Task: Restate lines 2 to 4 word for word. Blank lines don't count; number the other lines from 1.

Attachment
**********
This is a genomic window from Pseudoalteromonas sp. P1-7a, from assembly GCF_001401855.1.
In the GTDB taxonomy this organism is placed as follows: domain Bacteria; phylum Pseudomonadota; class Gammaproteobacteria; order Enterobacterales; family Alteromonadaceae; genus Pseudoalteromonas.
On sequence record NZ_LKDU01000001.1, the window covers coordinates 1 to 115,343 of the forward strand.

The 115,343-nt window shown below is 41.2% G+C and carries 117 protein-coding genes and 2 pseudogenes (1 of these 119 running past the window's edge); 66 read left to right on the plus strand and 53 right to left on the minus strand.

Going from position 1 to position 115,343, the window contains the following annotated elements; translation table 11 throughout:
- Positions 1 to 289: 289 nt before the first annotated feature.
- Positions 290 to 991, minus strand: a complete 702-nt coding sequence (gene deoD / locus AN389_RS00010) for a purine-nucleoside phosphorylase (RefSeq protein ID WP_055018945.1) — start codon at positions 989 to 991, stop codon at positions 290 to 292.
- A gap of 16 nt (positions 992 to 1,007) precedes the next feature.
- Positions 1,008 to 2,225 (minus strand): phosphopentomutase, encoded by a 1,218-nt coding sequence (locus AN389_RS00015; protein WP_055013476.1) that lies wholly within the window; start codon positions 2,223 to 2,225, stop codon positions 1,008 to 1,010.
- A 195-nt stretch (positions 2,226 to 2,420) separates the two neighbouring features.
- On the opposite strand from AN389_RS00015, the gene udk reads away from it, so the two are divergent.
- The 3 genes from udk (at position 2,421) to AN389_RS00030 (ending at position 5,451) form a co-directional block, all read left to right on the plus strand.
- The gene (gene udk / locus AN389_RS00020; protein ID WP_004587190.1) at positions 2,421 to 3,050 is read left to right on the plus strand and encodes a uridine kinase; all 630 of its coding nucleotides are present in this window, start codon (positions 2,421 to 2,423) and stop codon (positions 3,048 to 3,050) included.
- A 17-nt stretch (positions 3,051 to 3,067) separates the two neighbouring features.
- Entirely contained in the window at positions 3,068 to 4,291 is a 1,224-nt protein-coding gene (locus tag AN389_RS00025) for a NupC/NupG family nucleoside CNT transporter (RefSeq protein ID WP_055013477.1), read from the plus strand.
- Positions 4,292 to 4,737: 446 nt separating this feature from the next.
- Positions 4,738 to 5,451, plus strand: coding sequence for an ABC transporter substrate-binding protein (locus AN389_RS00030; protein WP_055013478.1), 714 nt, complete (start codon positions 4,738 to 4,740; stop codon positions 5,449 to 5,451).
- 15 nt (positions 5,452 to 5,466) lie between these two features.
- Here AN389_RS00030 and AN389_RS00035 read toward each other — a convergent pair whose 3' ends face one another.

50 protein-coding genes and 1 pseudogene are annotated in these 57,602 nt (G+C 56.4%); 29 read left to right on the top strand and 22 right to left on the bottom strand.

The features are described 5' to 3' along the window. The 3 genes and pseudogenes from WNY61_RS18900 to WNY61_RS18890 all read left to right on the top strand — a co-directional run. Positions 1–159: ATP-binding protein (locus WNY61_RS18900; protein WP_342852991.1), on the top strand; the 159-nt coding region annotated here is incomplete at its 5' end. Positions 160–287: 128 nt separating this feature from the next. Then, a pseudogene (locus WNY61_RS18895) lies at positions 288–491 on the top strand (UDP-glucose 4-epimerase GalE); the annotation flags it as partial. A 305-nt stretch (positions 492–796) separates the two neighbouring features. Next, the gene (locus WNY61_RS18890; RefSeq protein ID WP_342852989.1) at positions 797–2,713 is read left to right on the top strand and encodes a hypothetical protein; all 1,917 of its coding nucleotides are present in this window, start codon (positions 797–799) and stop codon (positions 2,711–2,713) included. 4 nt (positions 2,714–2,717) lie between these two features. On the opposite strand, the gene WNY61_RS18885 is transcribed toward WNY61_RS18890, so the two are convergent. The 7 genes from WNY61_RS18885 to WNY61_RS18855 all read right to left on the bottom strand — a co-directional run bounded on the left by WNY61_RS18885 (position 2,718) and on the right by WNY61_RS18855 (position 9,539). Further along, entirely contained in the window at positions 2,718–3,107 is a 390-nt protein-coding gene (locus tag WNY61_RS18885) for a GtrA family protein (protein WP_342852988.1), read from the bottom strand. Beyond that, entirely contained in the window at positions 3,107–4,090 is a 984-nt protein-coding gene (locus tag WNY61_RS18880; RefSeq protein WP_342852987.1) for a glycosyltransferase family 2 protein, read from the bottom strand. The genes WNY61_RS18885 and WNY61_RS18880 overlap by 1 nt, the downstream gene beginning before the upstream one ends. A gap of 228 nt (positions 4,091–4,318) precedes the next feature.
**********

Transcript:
In the GTDB taxonomy this organism is placed as follows: domain Bacteria; phylum Pseudomonadota; class Gammaproteobacteria; order Enterobacterales; family Alteromonadaceae; genus Pseudoalteromonas.
On sequence record NZ_LKDU01000001.1, the window covers coordinates 1 to 115,343 of the forward strand.

The 115,343-nt window shown below is 41.2% G+C and carries 117 protein-coding genes and 2 pseudogenes (1 of these 119 running past the window's edge); 66 read left to right on the plus strand and 53 right to left on the minus strand.